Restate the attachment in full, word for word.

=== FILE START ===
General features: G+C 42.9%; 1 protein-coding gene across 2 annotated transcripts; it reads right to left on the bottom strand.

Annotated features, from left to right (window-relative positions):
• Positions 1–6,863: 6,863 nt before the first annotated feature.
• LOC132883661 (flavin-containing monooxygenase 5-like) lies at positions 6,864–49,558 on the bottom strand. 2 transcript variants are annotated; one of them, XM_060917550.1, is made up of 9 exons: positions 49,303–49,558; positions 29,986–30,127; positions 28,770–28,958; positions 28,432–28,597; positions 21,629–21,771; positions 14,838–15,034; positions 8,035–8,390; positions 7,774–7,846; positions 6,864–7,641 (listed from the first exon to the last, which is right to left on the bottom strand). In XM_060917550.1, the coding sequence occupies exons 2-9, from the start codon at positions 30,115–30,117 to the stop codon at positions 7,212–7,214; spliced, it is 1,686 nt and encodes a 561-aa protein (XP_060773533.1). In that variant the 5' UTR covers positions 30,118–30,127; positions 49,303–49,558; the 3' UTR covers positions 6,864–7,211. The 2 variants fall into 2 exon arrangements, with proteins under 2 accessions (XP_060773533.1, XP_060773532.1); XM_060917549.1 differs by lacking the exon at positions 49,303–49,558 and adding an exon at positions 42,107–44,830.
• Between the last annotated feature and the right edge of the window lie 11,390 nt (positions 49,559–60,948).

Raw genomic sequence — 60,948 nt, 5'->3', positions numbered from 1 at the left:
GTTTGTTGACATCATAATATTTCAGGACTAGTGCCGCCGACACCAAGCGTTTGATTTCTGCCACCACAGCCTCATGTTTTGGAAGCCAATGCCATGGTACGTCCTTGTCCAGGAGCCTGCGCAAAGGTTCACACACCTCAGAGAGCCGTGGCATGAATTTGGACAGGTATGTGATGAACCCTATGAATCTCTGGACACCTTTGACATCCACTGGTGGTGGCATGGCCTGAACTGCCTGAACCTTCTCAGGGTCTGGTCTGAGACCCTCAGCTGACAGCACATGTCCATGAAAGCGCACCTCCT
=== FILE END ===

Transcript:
General features: G+C 42.9%; 1 protein-coding gene across 2 annotated transcripts; it reads right to left on the bottom strand.

Annotated features, from left to right (window-relative positions):
• Positions 1–6,863: 6,863 nt before the first annotated feature.
• LOC132883661 (flavin-containing monooxygenase 5-like) lies at positions 6,864–49,558 on the bottom strand. 2 transcript variants are annotated; one of them, XM_060917550.1, is made up of 9 exons: positions 49,303–49,558; positions 29,986–30,127; positions 28,770–28,958; positions 28,432–28,597; positions 21,629–21,771; positions 14,838–15,034; positions 8,035–8,390; positions 7,774–7,846; positions 6,864–7,641 (listed from the first exon to the last, which is right to left on the bottom strand). In XM_060917550.1, the coding sequence occupies exons 2-9, from the start codon at positions 30,115–30,117 to the stop codon at positions 7,212–7,214; spliced, it is 1,686 nt and encodes a 561-aa protein (XP_060773533.1). In that variant the 5' UTR covers positions 30,118–30,127; positions 49,303–49,558; the 3' UTR covers positions 6,864–7,211. The 2 variants fall into 2 exon arrangements, with proteins under 2 accessions (XP_060773533.1, XP_060773532.1); XM_060917549.1 differs by lacking the exon at positions 49,303–49,558 and adding an exon at positions 42,107–44,830.
• Between the last annotated feature and the right edge of the window lie 11,390 nt (positions 49,559–60,948).

Raw genomic sequence — 60,948 nt, 5'->3', positions numbered from 1 at the left:
GTTTGTTGACATCATAATATTTCAGGACTAGTGCCGCCGACACCAAGCGTTTGATTTCTGCCACCACAGCCTCATGTTTTGGAAGCCAATGCCATGGTACGTCCTTGTCCAGGAGCCTGCGCAAAGGTTCACACACCTCAGAGAGCCGTGGCATGAATTTGGACAGGTATGTGATGAACCCTATGAATCTCTGGACACCTTTGACATCCACTGGTGGTGGCATGGCCTGAACTGCCTGAACCTTCTCAGGGTCTGGTCTGAGACCCTCAGCTGACAGCACATGTCCATGAAAGCGCACCTCCT